I once dealt with a very  “frugal” customer who had saved himself loads of cash. Instead of wasting  hard-earned income on having his forklift serviced by trained, competent technicians, he had his minimum wage staff take care of maintenance. They were reasonably competent with a grease gun, and knew how to plug the electric Crown in to charge when it went into lift lockout. They even were able to refill the battery with glycol antifreeze all by themselves.

Yup. Glycol antifreeze!

I got the call when the shorted battery cells started exploding beneath the seat.  Unfortunately, I must be a poor technician, because I did not have any miracle solutions or Mechanic-In-A-Can with me. So they wound up with a new battery,  all new motor brushes, some contact tips, and a BIG BILL.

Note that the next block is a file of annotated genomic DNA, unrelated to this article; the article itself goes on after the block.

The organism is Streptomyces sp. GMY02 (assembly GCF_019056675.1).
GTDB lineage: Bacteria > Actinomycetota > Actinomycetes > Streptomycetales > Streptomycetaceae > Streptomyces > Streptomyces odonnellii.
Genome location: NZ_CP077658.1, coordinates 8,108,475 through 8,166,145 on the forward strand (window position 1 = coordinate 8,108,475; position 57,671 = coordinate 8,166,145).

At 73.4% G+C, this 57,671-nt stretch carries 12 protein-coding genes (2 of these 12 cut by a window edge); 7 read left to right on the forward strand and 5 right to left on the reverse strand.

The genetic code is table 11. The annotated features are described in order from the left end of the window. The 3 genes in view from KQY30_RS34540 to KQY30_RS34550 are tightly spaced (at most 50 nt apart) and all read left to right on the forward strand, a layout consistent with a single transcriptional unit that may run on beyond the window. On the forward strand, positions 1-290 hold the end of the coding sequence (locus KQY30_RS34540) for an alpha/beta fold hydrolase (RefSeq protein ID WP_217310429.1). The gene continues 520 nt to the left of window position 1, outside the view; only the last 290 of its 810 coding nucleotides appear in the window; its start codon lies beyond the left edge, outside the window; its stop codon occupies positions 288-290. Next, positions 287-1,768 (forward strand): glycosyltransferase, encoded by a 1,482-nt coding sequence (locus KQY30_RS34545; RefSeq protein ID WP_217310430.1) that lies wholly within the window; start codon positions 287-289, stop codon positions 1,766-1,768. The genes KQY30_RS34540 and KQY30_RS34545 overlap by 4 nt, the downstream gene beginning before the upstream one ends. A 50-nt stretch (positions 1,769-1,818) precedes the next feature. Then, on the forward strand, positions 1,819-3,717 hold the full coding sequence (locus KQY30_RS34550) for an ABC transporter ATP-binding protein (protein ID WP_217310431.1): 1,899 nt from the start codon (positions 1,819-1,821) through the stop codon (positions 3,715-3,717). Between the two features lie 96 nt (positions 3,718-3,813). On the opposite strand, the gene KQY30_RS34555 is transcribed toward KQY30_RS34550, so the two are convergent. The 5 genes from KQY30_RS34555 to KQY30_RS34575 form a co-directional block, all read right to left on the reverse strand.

forklift battery

While the majority of my customers have a better dose of common sense than that, I still struggle with  operators who can’t figure out water levels and why a clean battery is a good idea. Some insist on filing the battery to just below the cap, then charging. Others don’t open the caps between pm services.

battery water level

I have started giving some information to especially problematic customers. It goes a long way to keeping damage to a minimum, and improves customer satisfaction in the long run.  I am putting some of the useful info into a resource page for batteries. Feel free to use it however you want. If you need parts or tools, check out Intella Liftparts.

I have also found that corrosion can be avoided in some instances by sealing all the cells and battery case perimeters with a butyl roofing tar from a caulking dispenser. It eliminates acid bloom and cell damage.

What tips, tools, or questions do you have?  Let me know in the comments section below.

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